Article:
For this iteration of our series In Conversation, we spoke to artist, architect, and animator Matthew Talbot-Kelly. Talbot-Kelly participated in the BAF’s artist residency program and we will be exhibiting his solo show, ‘The (n)Atrocity Exhibition’, at BAF Gallery from July 6th to 29th, 2017.
Burrard Arts Foundation: Many of your previous works incorporate an element of chance or serendipity. For example, your installation “Falling: Catching” was a brick wall held together by only twine, sticks, and gravity. What can you tell us about this recurring theme, and to what degree is it present in your current show at BAF Gallery?
Matthew Talbot-Kelly: The logic of chance and serendipity are integral to almost all my work in that they are integral to the collage process, and I consider myself in essence, a collage artist. In bringing together a collage work, I seize upon accidents, and the resonances or dissonances that may arise between juxtaposing materials, which are themselves, oftentimes, found. The very nature of acquiring such materials is serendipitous. As I joke, the tidal shoreline is my favourite art store.
In collage, the found stuffs are re-contextualized from their previous spatial-temporal reality, set beside other re-contextualized elements, and something new results. Whether it is resonant is as much to do with serendipity as design. For this BAF work, almost everything I am using as source material for the wall’s construction is found or has had a previous application. (The exceptions being the non-reusables like glue, brad nails, propane, and so on.) Before starting I know that as i’ll be working with re-purposed building materials, there will be variation in size, physical condition, usability etc. Such unpredictable realities has a knock on effect. I need to remain flexible, adaptable. Be improvisational. Serendipitous. An additional layer of serendipity arises during the charring process, where different densities or finishes of material respond differently to the flame.
All such unpredictabilities are welcome to me.
I think what attracts me to working with found materials and the collage methods is that I don’t much care to have “my hand” be front and centre of my creative process. i find myself falling in love with a piece of garbage as easily as a drawing from my own hand, for example. To me, the found stuff is equivalent to a created element. The advantage of the found/acquired element is that my ego isn’t in the way.
BAF: Found materials seem to be an important component of nearly all your non-digital works – can you speak as to why that is?
MTK: What I like about these found elements is that they have been taken or are being taken from an earlier context – they already have a narrative trajectory, albeit broken. I find this notion of a broken or interrupted narrative trajectory is a powerful reflection of the ways of the world, where almost all stories start in the middle and end in another middle. Even in my digital works, I aspire to include found materials. For example in my VR installation “articulated subtext”, I suggest that the alphabet is the found source for the work. And my fundamentally digital films are 3d collages deploying multiple found analog and digital sources.
BAF: “The (n)Atrocity Exhibition” is made up of a large installation piece, and an augmented reality component that adds to it. Did you conceive of these ideas separately, or together? Could someone experience the installation without the augmented reality, or are they inextricably linked?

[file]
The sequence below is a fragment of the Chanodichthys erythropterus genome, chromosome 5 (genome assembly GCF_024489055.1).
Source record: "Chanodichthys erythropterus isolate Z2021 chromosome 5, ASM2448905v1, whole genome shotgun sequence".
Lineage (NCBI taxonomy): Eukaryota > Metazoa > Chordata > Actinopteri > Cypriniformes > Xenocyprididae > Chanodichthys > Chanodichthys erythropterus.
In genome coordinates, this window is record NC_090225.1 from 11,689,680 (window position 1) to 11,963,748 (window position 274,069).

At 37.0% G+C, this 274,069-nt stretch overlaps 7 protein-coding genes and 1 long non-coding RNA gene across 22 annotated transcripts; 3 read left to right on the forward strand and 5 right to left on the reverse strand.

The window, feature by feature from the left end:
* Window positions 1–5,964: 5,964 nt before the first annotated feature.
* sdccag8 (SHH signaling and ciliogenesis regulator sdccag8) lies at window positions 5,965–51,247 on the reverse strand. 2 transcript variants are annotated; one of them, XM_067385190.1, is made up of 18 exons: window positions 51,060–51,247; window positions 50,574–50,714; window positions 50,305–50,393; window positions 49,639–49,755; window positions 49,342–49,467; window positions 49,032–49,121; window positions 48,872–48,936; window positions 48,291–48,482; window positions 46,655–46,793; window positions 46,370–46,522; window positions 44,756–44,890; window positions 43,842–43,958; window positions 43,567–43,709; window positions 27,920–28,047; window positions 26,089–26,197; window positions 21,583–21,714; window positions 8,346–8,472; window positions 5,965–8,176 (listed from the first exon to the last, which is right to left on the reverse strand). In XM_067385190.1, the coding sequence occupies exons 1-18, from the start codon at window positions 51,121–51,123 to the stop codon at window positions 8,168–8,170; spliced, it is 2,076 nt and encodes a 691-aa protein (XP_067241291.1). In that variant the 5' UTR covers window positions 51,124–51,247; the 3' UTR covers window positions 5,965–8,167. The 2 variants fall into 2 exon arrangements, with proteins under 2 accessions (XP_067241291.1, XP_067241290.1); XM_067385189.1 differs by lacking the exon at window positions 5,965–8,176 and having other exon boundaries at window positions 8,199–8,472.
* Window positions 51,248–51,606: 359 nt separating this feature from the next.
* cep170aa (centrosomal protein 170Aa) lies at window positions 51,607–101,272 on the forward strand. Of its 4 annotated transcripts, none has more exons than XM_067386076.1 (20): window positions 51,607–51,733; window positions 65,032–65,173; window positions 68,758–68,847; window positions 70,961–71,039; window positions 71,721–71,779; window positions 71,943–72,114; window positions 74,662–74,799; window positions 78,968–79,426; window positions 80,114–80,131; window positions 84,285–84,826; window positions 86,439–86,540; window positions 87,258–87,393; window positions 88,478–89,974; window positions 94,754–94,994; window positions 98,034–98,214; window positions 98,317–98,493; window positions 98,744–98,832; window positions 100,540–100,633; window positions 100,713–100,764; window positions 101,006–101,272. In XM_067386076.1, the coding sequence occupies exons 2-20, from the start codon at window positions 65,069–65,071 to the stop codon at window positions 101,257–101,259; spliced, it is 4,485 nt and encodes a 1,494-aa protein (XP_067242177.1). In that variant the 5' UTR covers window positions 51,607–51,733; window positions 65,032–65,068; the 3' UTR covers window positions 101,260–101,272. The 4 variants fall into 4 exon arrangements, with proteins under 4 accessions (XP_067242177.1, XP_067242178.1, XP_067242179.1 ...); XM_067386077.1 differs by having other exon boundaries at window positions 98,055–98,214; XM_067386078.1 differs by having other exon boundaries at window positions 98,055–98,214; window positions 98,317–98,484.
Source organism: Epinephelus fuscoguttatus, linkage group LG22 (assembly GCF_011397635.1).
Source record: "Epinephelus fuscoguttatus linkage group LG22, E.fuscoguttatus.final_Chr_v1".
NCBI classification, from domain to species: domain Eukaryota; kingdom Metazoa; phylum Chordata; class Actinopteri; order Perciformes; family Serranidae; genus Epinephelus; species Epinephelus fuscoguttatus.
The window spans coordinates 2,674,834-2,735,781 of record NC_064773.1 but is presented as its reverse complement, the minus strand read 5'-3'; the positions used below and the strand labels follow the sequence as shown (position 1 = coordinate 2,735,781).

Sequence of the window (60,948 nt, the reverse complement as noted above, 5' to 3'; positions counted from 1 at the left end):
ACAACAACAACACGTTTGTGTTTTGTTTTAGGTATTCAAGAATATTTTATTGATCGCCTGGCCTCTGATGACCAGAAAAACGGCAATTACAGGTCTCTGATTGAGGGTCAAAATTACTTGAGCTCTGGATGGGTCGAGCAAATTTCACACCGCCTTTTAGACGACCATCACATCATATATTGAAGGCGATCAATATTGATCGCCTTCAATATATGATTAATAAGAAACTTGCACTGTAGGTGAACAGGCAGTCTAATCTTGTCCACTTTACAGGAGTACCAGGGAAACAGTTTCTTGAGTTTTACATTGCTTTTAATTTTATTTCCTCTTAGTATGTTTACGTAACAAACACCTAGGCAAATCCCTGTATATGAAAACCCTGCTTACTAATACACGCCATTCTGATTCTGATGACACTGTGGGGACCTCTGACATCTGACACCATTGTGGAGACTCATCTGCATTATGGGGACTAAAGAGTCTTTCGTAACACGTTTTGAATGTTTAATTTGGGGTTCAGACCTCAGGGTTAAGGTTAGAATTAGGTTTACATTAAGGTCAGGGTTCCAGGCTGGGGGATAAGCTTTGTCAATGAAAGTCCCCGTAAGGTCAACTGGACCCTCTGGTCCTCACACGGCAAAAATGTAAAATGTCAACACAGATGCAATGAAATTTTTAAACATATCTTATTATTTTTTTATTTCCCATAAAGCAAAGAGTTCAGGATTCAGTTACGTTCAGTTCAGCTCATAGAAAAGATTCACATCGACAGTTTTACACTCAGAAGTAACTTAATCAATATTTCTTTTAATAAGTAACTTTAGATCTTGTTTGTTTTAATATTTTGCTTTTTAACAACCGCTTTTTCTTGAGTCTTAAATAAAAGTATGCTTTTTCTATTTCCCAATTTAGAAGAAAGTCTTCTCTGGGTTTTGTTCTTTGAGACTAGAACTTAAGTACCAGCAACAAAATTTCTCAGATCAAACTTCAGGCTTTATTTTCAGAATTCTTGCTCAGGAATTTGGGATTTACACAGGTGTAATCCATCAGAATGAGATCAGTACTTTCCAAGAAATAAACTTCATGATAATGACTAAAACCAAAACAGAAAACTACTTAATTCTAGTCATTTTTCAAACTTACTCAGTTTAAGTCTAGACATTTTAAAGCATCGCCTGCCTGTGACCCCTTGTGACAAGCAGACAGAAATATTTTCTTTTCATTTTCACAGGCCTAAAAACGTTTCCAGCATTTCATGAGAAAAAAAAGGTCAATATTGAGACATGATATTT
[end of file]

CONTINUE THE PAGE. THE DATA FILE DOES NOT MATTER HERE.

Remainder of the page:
MTK: Sure, one could experience the installation without the AR component, though these were conceived as two aspects of the whole. By this point in my creative life, where i have been creating with computers for over 30 years, I rarely separate the two realms. Like a lot of digital technologies, to me AR becomes more compelling in combination with an augmented physical or analog aspect.
Initially for the BAF residency, I was thinking of labyrinths. Walls are the essential element of labyrinths. I was curious to explore the possibility of “carving up” a physical space using “folding” unusually aligned walls, that are then, extended into an even more disorienting infinite via digital augmentation. Aside from the formal extensions that are introduced via the AR component, which are interdependent with the physical aspect, by deploying these two aspects in the manner that i am, my intention is to challenge the notion of “what is” and “where is” the completed work. The physical work is charred – which both obliterates the exterior surface while simultaneously preserving/sealing it. Before doing so, I am digitally documenting the physical work – “preserving” it as zeroes and ones. These digital elements then become the raw material of the digital extensions. As well, the physical work acts as the registration and orientation target for the digital work. In these ways, the work makes more sense in combination.
BAF: Your practice combines very material, craft-oriented actions, such as chopping, burning, and construction, with non-tangible ones in the realm of digital art and technology. Can you compare these two extremes, and are there any parallels between working in these seemingly opposite mediums?
MTK: People can misunderstand digital methods as being “craft-less”. At its most basic, there are essential characteristics of craft in programming, especially good programming: finesse/refinement, repetition and variation, attention to detail, singular expression within a larger system, utility, working the material to your ends, etc. This is before one considers how the likes of me, a non-programmer, interact with computers, most often through an advanced GUI (graphical user interface), which hides the command lines in the background. As someone who is visually driven, I am oftentimes inputting and manipulating material via pressure sensitive pen and tablet, which allows analogous control to a pencil/pen/paintbrush. Of late I have been exploring finger and spatial gestures, and voice activation.
Further, 3d modelling and animation techniques, which are essential to all phases of my creative practice, I would argue are more effectively realized – “better crafted” – than is possible with their analogue counterparts.
BAF: This show reimagines the concept of a house, and some of your previous works have as well – “The Ruptured Threshold”, installed in Gibsons, used deconstructed domestic elements, while “artist studio/tiny house” is an actual livable space. Obviously, we can connect this to your architectural education, but can you give any more insight into your fascination with the spaces we inhabit?